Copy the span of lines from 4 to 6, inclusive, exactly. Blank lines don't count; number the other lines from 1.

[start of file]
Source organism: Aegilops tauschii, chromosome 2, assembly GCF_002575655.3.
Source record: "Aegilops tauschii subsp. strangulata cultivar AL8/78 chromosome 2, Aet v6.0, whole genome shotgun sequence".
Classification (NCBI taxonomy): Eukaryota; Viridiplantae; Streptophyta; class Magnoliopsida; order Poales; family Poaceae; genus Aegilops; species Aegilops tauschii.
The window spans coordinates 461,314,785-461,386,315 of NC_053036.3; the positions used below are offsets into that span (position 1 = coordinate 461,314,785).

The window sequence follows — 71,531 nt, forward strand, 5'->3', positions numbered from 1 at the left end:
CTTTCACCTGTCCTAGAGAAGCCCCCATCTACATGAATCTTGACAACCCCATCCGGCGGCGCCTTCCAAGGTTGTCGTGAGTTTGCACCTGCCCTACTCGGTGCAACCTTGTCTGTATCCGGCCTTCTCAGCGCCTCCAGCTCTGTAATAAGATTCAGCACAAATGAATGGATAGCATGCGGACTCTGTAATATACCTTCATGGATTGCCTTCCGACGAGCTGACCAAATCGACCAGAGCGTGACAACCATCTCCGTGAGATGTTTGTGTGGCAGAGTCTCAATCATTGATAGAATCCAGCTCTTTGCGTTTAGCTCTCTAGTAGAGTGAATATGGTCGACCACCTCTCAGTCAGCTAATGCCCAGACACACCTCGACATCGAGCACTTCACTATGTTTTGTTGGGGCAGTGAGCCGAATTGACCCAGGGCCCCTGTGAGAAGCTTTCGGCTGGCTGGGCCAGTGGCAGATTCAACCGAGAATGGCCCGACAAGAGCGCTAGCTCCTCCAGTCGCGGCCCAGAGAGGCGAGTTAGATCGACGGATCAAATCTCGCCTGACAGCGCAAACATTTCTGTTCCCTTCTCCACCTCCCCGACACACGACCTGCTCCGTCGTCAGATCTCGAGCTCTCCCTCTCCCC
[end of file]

The window spans coordinates 461,314,785-461,386,315 of NC_053036.3; the positions used below are offsets into that span (position 1 = coordinate 461,314,785).

The window sequence follows — 71,531 nt, forward strand, 5'->3', positions numbered from 1 at the left end:
CTTTCACCTGTCCTAGAGAAGCCCCCATCTACATGAATCTTGACAACCCCATCCGGCGGCGCCTTCCAAGGTTGTCGTGAGTTTGCACCTGCCCTACTCGGTGCAACCTTGTCTGTATCCGGCCTTCTCAGCGCCTCCAGCTCTGTAATAAGATTCAGCACAAATGAATGGATAGCATGCGGACTCTGTAATATACCTTCATGGATTGCCTTCCGACGAGCTGACCAAATCGACCAGAGCGTGACAACCATCTCCGTGAGATGTTTGTGTGGCAGAGTCTCAATCATTGATAGAATCCAGCTCTTTGCGTTTAGCTCTCTAGTAGAGTGAATATGGTCGACCACCTCTCAGTCAGCTAATGCCCAGACACACCTCGACATCGAGCACTTCACTATGTTTTGTTGGGGCAGTGAGCCGAATTGACCCAGGGCCCCTGTGAGAAGCTTTCGGCTGGCTGGGCCAGTGGCAGATTCAACCGAGAATGGCCCGACAAGAGCGCTAGCTCCTCCAGTCGCGGCCCAGAGAGGCGAGTTAGATCGACGGATCAAATCTCGCCTGACAGCGCAAACATTTCTGTTCCCTTCTCCACCTCCCCGACACACGACCTGCTCCGTCGTCAGATCTCGAGCTCTCCCTCTCCCC